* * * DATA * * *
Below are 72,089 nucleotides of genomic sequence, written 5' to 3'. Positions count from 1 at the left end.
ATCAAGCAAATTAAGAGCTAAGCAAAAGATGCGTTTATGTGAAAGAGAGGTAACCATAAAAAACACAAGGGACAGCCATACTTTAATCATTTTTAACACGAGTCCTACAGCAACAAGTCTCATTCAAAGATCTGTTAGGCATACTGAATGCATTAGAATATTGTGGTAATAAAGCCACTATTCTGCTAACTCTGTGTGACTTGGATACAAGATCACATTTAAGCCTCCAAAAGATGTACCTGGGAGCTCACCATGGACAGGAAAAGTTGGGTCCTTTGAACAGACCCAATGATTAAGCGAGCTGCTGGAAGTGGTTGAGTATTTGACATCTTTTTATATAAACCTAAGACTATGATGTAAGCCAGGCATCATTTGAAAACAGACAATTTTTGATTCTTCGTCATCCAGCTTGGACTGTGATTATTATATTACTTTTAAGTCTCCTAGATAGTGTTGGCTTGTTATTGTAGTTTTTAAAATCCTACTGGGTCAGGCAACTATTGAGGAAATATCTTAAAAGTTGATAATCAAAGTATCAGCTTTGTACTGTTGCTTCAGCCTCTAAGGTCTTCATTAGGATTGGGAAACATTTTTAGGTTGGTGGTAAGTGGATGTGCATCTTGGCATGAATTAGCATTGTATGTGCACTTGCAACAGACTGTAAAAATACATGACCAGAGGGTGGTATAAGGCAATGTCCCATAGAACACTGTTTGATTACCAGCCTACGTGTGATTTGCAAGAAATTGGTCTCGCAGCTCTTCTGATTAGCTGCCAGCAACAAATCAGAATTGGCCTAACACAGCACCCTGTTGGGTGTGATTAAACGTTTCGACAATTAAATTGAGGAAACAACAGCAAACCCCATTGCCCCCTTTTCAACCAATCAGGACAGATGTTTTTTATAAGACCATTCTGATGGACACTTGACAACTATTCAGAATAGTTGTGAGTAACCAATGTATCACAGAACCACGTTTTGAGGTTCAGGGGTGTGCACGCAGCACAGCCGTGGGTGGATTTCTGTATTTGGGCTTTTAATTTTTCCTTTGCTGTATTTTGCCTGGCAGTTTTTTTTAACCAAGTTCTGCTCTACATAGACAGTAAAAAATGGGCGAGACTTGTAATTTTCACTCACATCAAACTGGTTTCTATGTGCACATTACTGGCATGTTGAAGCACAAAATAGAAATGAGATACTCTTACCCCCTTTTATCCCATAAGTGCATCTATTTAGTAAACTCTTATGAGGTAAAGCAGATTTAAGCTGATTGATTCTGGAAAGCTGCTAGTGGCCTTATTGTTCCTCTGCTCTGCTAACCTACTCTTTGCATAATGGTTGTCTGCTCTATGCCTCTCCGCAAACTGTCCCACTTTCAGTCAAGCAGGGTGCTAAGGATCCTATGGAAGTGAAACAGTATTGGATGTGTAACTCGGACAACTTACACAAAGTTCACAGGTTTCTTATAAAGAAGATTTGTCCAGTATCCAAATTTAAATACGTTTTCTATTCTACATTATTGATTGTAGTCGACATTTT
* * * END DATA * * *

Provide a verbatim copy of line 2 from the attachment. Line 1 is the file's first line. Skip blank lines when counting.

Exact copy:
ATCAAGCAAATTAAGAGCTAAGCAAAAGATGCGTTTATGTGAAAGAGAGGTAACCATAAAAAACACAAGGGACAGCCATACTTTAATCATTTTTAACACGAGTCCTACAGCAACAAGTCTCATTCAAAGATCTGTTAGGCATACTGAATGCATTAGAATATTGTGGTAATAAAGCCACTATTCTGCTAACTCTGTGTGACTTGGATACAAGATCACATTTAAGCCTCCAAAAGATGTACCTGGGAGCTCACCATGGACAGGAAAAGTTGGGTCCTTTGAACAGACCCAATGATTAAGCGAGCTGCTGGAAGTGGTTGAGTATTTGACATCTTTTTATATAAACCTAAGACTATGATGTAAGCCAGGCATCATTTGAAAACAGACAATTTTTGATTCTTCGTCATCCAGCTTGGACTGTGATTATTATATTACTTTTAAGTCTCCTAGATAGTGTTGGCTTGTTATTGTAGTTTTTAAAATCCTACTGGGTCAGGCAACTATTGAGGAAATATCTTAAAAGTTGATAATCAAAGTATCAGCTTTGTACTGTTGCTTCAGCCTCTAAGGTCTTCATTAGGATTGGGAAACATTTTTAGGTTGGTGGTAAGTGGATGTGCATCTTGGCATGAATTAGCATTGTATGTGCACTTGCAACAGACTGTAAAAATACATGACCAGAGGGTGGTATAAGGCAATGTCCCATAGAACACTGTTTGATTACCAGCCTACGTGTGATTTGCAAGAAATTGGTCTCGCAGCTCTTCTGATTAGCTGCCAGCAACAAATCAGAATTGGCCTAACACAGCACCCTGTTGGGTGTGATTAAACGTTTCGACAATTAAATTGAGGAAACAACAGCAAACCCCATTGCCCCCTTTTCAACCAATCAGGACAGATGTTTTTTATAAGACCATTCTGATGGACACTTGACAACTATTCAGAATAGTTGTGAGTAACCAATGTATCACAGAACCACGTTTTGAGGTTCAGGGGTGTGCACGCAGCACAGCCGTGGGTGGATTTCTGTATTTGGGCTTTTAATTTTTCCTTTGCTGTATTTTGCCTGGCAGTTTTTTTTAACCAAGTTCTGCTCTACATAGACAGTAAAAAATGGGCGAGACTTGTAATTTTCACTCACATCAAACTGGTTTCTATGTGCACATTACTGGCATGTTGAAGCACAAAATAGAAATGAGATACTCTTACCCCCTTTTATCCCATAAGTGCATCTATTTAGTAAACTCTTATGAGGTAAAGCAGATTTAAGCTGATTGATTCTGGAAAGCTGCTAGTGGCCTTATTGTTCCTCTGCTCTGCTAACCTACTCTTTGCATAATGGTTGTCTGCTCTATGCCTCTCCGCAAACTGTCCCACTTTCAGTCAAGCAGGGTGCTAAGGATCCTATGGAAGTGAAACAGTATTGGATGTGTAACTCGGACAACTTACACAAAGTTCACAGGTTTCTTATAAAGAAGATTTGTCCAGTATCCAAATTTAAATACGTTTTCTATTCTACATTATTGATTGTAGTCGACATTTT